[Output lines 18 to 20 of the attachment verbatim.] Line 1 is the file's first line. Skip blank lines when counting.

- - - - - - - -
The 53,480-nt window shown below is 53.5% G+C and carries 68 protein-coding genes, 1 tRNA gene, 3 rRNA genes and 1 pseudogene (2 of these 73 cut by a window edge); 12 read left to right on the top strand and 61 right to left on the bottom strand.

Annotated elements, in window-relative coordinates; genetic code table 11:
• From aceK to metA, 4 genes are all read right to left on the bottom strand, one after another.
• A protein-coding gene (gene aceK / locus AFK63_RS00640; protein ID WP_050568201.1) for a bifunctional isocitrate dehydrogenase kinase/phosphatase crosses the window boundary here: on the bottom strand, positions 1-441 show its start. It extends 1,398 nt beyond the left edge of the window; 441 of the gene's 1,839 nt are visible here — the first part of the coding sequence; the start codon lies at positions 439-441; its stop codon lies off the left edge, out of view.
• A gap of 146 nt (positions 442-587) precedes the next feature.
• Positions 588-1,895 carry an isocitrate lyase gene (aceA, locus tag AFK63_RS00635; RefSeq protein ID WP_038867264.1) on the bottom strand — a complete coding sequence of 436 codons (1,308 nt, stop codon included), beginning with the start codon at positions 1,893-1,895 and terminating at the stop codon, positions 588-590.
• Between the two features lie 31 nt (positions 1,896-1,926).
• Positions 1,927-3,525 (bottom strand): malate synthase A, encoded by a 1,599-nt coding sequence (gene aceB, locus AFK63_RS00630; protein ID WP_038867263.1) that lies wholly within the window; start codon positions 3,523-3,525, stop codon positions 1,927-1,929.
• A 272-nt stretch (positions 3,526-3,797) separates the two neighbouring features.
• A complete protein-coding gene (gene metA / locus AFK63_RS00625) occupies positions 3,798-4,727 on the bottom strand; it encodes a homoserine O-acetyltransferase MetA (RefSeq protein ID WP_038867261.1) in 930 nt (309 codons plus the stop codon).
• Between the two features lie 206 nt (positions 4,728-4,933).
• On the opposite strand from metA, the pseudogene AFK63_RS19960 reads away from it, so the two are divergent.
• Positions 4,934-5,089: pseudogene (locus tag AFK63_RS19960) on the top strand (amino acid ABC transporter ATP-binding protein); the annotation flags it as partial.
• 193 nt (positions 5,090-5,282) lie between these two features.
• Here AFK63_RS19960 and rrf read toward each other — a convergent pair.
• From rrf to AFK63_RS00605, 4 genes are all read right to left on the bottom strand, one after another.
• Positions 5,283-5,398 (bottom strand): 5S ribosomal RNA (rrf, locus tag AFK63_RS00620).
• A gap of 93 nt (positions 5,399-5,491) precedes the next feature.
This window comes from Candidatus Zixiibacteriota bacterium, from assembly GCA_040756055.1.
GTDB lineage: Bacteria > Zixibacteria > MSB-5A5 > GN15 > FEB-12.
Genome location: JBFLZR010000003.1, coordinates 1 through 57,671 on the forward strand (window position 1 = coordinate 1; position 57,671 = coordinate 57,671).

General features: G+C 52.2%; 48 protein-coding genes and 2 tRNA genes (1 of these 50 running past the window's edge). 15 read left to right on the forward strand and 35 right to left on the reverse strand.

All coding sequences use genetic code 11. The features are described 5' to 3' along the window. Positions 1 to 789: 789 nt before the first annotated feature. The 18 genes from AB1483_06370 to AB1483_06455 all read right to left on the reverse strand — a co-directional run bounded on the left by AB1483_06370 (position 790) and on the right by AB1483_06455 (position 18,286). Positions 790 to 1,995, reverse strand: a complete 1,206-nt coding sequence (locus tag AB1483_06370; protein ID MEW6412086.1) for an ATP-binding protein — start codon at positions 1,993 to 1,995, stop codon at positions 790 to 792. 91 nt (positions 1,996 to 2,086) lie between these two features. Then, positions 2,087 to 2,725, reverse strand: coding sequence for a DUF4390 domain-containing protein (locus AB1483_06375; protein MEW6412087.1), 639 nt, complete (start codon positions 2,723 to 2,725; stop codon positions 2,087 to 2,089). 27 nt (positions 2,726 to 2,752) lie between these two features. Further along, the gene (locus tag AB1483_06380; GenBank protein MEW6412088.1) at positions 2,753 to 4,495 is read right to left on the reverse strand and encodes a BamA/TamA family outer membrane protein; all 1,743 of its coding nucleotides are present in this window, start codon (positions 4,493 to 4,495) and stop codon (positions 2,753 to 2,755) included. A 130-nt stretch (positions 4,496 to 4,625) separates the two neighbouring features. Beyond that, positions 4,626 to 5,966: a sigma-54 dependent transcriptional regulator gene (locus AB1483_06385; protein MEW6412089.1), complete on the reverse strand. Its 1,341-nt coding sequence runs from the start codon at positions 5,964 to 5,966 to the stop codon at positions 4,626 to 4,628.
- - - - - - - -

• A gap of 93 nt (positions 5,399-5,491) precedes the next feature.
This window comes from Candidatus Zixiibacteriota bacterium, from assembly GCA_040756055.1.
GTDB lineage: Bacteria > Zixibacteria > MSB-5A5 > GN15 > FEB-12.